Tuesday, August 12, 2014

It's All In The Perception

 by Marjorie Brody

My blood pressure soars to a startling new high. Worry scurries around my brain like a ferret on the loose. Anxiety about how to face the next crisis—they’re coming at me faster than I can handle—makes it near impossible to stay focused. And squeezing in physical exercise? You’ve got to be kidding. Jog, walk—even just to stretch—means taking away time from . . . Ev. Re. Thing.

And what about the elephant in the room? That formidable, unacknowledged, ever-present pachyderm: When am I going to write? When I don’t write, I get grumpy. When I get grumpy, my stress grows faster than dandelions after a rain.

“Breeeeeeeeath,” I tell myself. “Let the stressors flow over you.”

Yeah, like right.

Then one morning, I’m driving my spouse to his physical therapy appointment (you don’t have to point out my hypocrisy: taking care of his body while neglecting my own) and I’m hit with a realization. An epiphany. Are you ready for this? Because I think it’s huge. I mean, lower-your-blood-pressure huge. Unwind-your-cluttered-head huge. Loosen-your-tense-muscles huge. As soon as I think it, my breathing evens and calms.

I am the protagonist in my life story.

Is this like a duh-I-should’ve-had-a-V-8 moment? No, it’s really deeper than that. Just go along with me for a moment.

What do the best authors do to their protagonists?

They confront them with obstacle after obstacle. Intensifying their stress, increasing the complexity and seriousness of their crises.

They block simple solutions.

They give their characters a goal. An overarching, driving desire. (Mine’s to finish my next novel by the end of the year. So the clock is ticking.)

And then . . .

The authors sit back and observe the protagonist’s actions. Because how the protagonist tackles those difficulties reveals her character, her internal fortitude. Will she achieve her goal? Will she grow and become a better, stronger person for having lived through, and overcome, the obstacles she faces? Or, will those trials and tribulations bury her?

Voilà. A new perception.

I almost want to shout at the world, “Come on. Hit me with your best stressor. Make it extreme. Make it sudden. Pile them on.”

But the word stressor has lost its impact. Because of my new perspective, I now view these challenges as opportunities to explore what I’m really made of, to discover if I’ve got the right stuff to be a worthy protagonist.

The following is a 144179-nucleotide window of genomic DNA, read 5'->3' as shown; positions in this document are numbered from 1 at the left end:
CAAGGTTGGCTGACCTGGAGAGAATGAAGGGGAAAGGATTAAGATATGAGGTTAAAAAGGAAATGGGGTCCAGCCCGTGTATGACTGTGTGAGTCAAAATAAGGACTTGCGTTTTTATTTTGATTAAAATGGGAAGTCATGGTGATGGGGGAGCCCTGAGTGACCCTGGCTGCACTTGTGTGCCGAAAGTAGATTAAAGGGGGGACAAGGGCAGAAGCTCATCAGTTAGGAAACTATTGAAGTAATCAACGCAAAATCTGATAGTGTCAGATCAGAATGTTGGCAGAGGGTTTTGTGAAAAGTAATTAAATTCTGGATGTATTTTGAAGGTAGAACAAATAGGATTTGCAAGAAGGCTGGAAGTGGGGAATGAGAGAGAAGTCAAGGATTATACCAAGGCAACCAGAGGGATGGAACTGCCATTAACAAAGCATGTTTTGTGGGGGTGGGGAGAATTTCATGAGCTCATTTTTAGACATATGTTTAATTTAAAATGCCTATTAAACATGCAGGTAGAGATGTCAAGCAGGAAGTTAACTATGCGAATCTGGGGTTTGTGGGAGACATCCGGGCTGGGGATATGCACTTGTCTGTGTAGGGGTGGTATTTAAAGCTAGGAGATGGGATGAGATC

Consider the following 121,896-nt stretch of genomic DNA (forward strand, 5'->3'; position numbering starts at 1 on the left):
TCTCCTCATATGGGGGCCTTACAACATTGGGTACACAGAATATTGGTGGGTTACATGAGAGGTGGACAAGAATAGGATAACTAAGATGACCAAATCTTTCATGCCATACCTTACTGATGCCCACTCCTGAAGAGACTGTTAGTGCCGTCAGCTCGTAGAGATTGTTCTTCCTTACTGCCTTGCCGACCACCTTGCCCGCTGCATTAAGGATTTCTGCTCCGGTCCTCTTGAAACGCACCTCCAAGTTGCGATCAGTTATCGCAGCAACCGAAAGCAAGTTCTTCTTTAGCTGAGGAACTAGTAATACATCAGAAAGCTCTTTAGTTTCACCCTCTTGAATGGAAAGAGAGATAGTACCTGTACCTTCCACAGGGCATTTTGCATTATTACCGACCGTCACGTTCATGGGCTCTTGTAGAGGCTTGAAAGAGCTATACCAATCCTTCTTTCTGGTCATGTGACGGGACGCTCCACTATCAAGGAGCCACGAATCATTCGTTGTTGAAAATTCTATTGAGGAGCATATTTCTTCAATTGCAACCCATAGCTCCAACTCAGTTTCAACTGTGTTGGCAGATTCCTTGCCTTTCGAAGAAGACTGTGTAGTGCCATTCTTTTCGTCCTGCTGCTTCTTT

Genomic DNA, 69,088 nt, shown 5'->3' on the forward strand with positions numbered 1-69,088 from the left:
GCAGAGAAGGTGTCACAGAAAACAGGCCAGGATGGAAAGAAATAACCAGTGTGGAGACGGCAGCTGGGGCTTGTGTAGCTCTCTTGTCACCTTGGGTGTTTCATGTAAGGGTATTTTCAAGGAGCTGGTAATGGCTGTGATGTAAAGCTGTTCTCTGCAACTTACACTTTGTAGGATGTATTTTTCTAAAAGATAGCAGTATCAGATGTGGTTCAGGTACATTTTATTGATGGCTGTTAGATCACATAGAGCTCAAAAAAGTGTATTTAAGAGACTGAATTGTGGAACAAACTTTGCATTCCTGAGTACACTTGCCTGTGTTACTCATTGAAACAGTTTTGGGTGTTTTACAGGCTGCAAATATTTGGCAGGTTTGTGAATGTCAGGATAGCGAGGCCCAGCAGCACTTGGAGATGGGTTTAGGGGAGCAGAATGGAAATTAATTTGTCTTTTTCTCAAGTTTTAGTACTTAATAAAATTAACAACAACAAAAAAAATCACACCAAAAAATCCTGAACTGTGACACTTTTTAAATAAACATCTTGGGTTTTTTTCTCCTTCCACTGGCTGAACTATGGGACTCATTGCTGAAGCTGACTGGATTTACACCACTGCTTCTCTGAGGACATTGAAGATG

I can only hope that when I reach the end of my life’s story, whoever’s reading my actions will think, Now there’s a character I admire. There’s a character I respect. There’s a character I applaud.

What helps you handle a barrage of stressful occurrences?

Marjorie Brody is an award-winning author and Pushcart Prize Nominee. Her short stories appear in literary magazines and the Short Story America Anthology, Vols. I, II and III. Her debut psychological suspense novel, TWISTED, was awarded an Honorable Mention at the 2013 Great Midwest Book Festival and won the Texas Association of Authors 2014 Best Young Adult Fiction Book Award. TWISTED is available in digital and print athttp://tinyurl.com/cvl5why or http://tinyurl.com/bqcgywl.
Marjorie invites you to visit her at www.marjoriespages.com.

2 comments:

  1. I had an aha moment about writing this week as well. My brain is always thinking something about writing. When I hear a news story, I wonder how it could lead to plot point. At the end of a TV show, I try to plot out some absurd or plausible way for the story to continue.

    Then it hit me. Why not look at the current block I have for continuing my novel like it was the end of this week's TV show. I needed to consider the plot from outside my writing plan and its structure. When I looked at my plot as if it wasn't mine, but another writer's it was freeing. I could see more options.

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  2. What a great approach, Christine. These little "tricks" of the mind give us enough distance to get a fresh, and often revolutionary, perspective.

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